An Interview with Dr. Stanley Greenspan on the New "Floortime" Approach
Autism and the spectrum of disorders associated with it is now believed to affect one in every 166 children. It's one of the most common developmental disorders in the United States.
By Alison O'Leary Murray
The sixfold increase in autism spectrum diagnoses over the past 12 years has parents and educators understandably worried: What's the best way to care for and educate children with this developmental and communication disorder, and what is the best we can expect for them during their adult years?
"We have been able to help all children. In one subgroup, we helped to such a degree that they became fully verbal, very bright, creative and empathetic. They did better than our wildest expectations."
- Stanley Greenspan, M.D.
Enter Stanley Greenspan, M.D., a child psychiatrist with decades of experience, ranging from his leadership posts at the National Institute of Mental Health to his current position as clinical professor of psychiatry and pediatrics at George Washington University Medical School.
A world-renowned expert in child development, Greenspan and clinical psychologist Serena Wieder, Ph.D., have created a new approach to treating autism, called "DIR Floortime" - the "DIR" standing for "developmental, individual differences, relationship-based approach." Their book, Engaging Autism: Using the Floortime Approach to Help Children Relate, Communicate, and Think (A Merloyd Lawrence Book), explains the therapy in detail.
Greenspan calls DIR Floortime a "breakthrough" approach. He claims that the therapy can actually prevent a child from becoming fully autistic. We recently spoke with Greenspan about his innovative techniques.
You've publicized the DIR Floortime approach as therapy that can prevent autism. Is that true?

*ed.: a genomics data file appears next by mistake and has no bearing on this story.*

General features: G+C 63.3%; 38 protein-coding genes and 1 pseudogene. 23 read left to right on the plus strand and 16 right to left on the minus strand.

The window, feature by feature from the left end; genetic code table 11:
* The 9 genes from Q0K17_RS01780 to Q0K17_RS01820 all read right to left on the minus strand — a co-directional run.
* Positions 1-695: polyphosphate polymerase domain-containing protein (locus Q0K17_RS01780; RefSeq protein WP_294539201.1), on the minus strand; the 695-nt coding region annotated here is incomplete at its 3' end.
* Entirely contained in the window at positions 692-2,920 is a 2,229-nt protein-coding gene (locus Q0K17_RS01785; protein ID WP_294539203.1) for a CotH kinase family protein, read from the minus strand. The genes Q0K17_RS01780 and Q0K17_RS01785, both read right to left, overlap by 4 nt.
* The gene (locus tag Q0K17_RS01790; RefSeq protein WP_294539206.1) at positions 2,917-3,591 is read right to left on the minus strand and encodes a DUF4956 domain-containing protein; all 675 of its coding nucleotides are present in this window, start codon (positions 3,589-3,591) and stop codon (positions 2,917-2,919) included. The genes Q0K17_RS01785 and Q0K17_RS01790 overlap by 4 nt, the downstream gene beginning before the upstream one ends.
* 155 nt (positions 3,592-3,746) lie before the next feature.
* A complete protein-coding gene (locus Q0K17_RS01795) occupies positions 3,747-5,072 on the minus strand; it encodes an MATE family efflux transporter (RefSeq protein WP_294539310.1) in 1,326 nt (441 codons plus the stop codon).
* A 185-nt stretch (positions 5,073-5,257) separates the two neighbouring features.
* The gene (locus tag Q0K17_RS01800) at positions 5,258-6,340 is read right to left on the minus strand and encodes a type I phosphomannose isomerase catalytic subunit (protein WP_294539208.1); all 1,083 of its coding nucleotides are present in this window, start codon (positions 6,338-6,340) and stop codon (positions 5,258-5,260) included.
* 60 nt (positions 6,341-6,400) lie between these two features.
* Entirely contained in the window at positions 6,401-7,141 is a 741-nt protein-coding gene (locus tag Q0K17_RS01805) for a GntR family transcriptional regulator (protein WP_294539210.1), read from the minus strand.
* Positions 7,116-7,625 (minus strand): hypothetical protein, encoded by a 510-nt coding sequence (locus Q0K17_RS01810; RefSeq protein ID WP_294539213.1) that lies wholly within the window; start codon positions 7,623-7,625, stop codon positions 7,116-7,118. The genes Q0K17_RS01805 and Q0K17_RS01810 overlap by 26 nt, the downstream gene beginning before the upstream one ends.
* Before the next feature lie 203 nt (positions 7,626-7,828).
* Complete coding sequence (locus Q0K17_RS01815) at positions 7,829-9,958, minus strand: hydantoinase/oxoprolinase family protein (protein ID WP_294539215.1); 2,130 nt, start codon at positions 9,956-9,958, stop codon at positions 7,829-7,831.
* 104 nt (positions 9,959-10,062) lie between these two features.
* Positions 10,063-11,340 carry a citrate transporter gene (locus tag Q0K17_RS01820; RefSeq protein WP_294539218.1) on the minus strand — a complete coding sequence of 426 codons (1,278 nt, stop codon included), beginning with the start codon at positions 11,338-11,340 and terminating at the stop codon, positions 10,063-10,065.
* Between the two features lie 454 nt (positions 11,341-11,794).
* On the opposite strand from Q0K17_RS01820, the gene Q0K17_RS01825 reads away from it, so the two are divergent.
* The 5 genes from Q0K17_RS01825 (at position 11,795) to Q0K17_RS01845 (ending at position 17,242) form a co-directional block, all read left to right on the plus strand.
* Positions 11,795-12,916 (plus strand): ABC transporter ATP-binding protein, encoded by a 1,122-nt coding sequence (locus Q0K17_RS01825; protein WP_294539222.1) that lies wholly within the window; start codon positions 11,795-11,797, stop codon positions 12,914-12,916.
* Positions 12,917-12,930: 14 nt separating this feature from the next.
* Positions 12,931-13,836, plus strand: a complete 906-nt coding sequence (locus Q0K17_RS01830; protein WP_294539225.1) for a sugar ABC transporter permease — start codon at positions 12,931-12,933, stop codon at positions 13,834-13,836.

Yes, I believe we can prevent it. I believe we have done that in many cases. But we have to be careful. We say we can prevent a child from becoming fully autistic. We still have to do a definitive study and show that we can reduce the rates by using these approaches. But certainly, in every case we've worked with so far, we have helped the child to do better than they would have done; their autism is less severe.
How does this therapy work?
Floortime focuses on foundation-building, rather than concrete tasks of the sort that are often used in therapies. We use the child's natural emotional interactions as an entry point into the child's world, rather than trying to get the child to do what we want.
The idea is to get a continuous flow of back-and-forth interaction going between the child and parent or therapist, using gestures, perhaps, or facial expressions. Therapists often pursue cognitive tasks such as matching shapes, but you need to move that from sensory to cognitive. They become wedded to the task rather than the process. It's subtle, but so pivotal.
[The therapy is] profound in the effect it has on children and their relationships with therapists and their parents, and the effect it has on their growth.